Tuesday, January 10th 2012

ASUS ROG Phoebus Sound Card Pictured, Driven by New CMI Oxygen Express Chip

ASUS displayed its latest sound card, the Republic of Gamers (ROG) Phoebus. This card is designed for multichannel gaming audio. While it might not pack any fancy DSP that doesn't already exist, its AMP circuitry is so designed to give the best positional audio that could come handy with competitive online gaming. With this card, ASUS also brought to the fore C-Media's latest audio chipset, the CMI 8788DH Oxygen Express, which packs native PCI Express support. All PCI Express sound cards launched by ASUS so far feature OxygenHD and ASUS-rebadged AV-100 chipsets, that use legacy PCI, and hence depend on PCIe-to-PCI bridge chips by PLX to function on PCI Express.

The primary DAC for headphone/front-out channel of the ROG Phoebus is TI-BB PCM1792A, with stellar signal-noise ratio (SNR) of 127 dBA. Other main channels are handled by Cirrus Logic, probably the CS5381, with SNR of 120 dBA. There's also a tertiary Realtek ALC889 (110 dBA) CODEC that probably handles an independent set of audio channels, or handles the digital outputs, since it's licensed with a few Dolby technologies. On the AMP side, we spy bleeding-edge OPAMPs, a Texas Instruments 6120A2(?) AMP chip (for the headphones channel), etc.

Many parts of the card are electrically isolated from the PCI Express slot, to prevent interference from the ground layer of the motherboard. So these parts rely on power drawn from a 6-pin PCIe power connector, conditioned by a tiny VRM. Only the power-conditioning parts of the card use solid-state capacitors, the AMP and audio parts use audiophile-grade electrolytic capacitors since by design they are better for analogue circuits. The whole card is topped off with a groovy-looking EMI shield. Expect this card to be costly.Source: VR-Zone
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25 Comments on ASUS ROG Phoebus Sound Card Pictured, Driven by New CMI Oxygen Express Chip

#1
Scatler
I already fear the day when audio cards will require dual 8 pin power. *shiver*
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#2
btarunr
Editor & Senior Moderator
by: Scatler
I already fear the day when audio cards will require dual 8 pin power. *shiver*
This card should barely draw 10W. If you read the article, the idea behind that power connector was electrical isolation from the slot.

Why no Molex? Because it's an old, ugly connector in its dusk.
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#3
Live OR Die
I've been waiting for this card :rockout:
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#4
RejZoR
by: btarunr
This card should barely draw 10W. If you read the article, the idea behind that power connector was electrical isolation from the slot.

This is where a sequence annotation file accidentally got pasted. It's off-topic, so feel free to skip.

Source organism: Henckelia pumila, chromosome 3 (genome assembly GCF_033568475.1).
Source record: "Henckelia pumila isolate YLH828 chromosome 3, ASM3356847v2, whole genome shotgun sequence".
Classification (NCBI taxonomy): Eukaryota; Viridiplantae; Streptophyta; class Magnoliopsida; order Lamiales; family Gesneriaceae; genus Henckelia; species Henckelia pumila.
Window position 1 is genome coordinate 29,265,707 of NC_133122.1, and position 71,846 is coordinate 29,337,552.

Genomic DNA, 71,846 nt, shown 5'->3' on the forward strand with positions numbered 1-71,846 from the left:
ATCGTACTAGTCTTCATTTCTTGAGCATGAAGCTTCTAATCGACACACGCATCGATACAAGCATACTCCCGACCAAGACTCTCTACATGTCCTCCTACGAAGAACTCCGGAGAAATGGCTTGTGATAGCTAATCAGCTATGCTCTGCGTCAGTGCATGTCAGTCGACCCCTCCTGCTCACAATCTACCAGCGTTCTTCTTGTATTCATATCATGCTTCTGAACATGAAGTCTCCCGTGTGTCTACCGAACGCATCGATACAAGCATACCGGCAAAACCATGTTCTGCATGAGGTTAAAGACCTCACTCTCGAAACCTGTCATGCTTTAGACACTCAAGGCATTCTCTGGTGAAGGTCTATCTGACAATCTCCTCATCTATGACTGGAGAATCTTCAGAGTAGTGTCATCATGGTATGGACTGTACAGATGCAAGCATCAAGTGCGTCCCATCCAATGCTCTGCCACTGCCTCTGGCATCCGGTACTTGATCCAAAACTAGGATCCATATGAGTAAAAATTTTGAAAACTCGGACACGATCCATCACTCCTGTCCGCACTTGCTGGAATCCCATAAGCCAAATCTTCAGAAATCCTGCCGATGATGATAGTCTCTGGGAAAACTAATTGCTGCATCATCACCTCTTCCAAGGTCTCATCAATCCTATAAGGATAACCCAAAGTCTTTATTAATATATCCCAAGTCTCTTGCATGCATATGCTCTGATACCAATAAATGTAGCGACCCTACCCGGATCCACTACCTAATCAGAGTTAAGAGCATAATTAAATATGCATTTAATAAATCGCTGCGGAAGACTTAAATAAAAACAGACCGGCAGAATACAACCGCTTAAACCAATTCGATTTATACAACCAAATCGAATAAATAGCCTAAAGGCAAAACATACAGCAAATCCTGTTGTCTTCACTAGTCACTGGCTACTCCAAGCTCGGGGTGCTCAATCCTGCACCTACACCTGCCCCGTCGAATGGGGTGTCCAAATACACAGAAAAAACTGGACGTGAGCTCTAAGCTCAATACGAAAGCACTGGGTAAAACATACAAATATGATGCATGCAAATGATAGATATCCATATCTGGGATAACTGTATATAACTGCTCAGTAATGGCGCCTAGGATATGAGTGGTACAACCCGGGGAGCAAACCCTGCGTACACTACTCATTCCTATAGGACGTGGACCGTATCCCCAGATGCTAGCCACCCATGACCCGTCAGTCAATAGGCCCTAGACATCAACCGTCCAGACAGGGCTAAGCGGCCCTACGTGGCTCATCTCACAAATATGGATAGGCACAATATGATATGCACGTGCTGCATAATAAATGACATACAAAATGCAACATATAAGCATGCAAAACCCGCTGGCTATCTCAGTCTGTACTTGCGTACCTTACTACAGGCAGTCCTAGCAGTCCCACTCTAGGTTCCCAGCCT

Why no Molex? Because it's an old, ugly connector in its dusk.
ASUS Xonar Essence STX was using 4 pin molex for power supply in addition to PCIe. Also power draw was apparently pretty high because i had power stability issues when it was plugged in on a 550W PSU with higher end components. It was aooarently on the edge already and the soundcard tipped it over...
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#5
FreedomEclipse
~Technological Technocrat~
I wonder if this is worth getting over the Xonar STX....

though, I really do wish Asus would spend more time on their Audio drivers. They only really release a new driver once or twice a year and it doesnt matter if their new drivers are bugged or not they just make you wait until the next release :(

luckily, modded drivers are available and they are leagues ahead of Asus's the change log is like a 50 page essay on Astro Physics compared to Asus's own changes/updates.
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#6
robal
Electrolytic caps ?!
I know it's not a power-circuit, but still...
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#7
arterius2
by: robal
Electrolytic caps ?!
I know it's not a power-circuit, but still...
wrong, those are high quality audio-grade electrolyte caps, the ones used on this card I believe are called 'muse-gold'

you obviously do not know a whole lot about analogue circuits, many professional and top end audio equipments use electrolyte caps because they tend to sound more 'musical' (warm or tube-like) to the solid state caps.
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#8
btarunr
Editor & Senior Moderator
by: robal
Electrolytic caps ?!
I know it's not a power-circuit, but still...
Solid state caps suck with analogue circuits (audio quality is bad, sounds too shrill/synthetic). The electrolytic caps on this card cost 5~10x the solid caps found on motherboards. They needn't be as durable, since they're not handling large currents.

Besides VRM areas, a PC motherboard doesn't really need solid caps in other parts. The vendors put them anyway, for PR reasons.

by: RejZoR
ASUS Xonar Essence STX was using 4 pin molex for power supply in addition to PCIe. Also power draw was apparently pretty high because i had power stability issues when it was plugged in on a 550W PSU with higher end components. It was aooarently on the edge already and the soundcard tipped it over...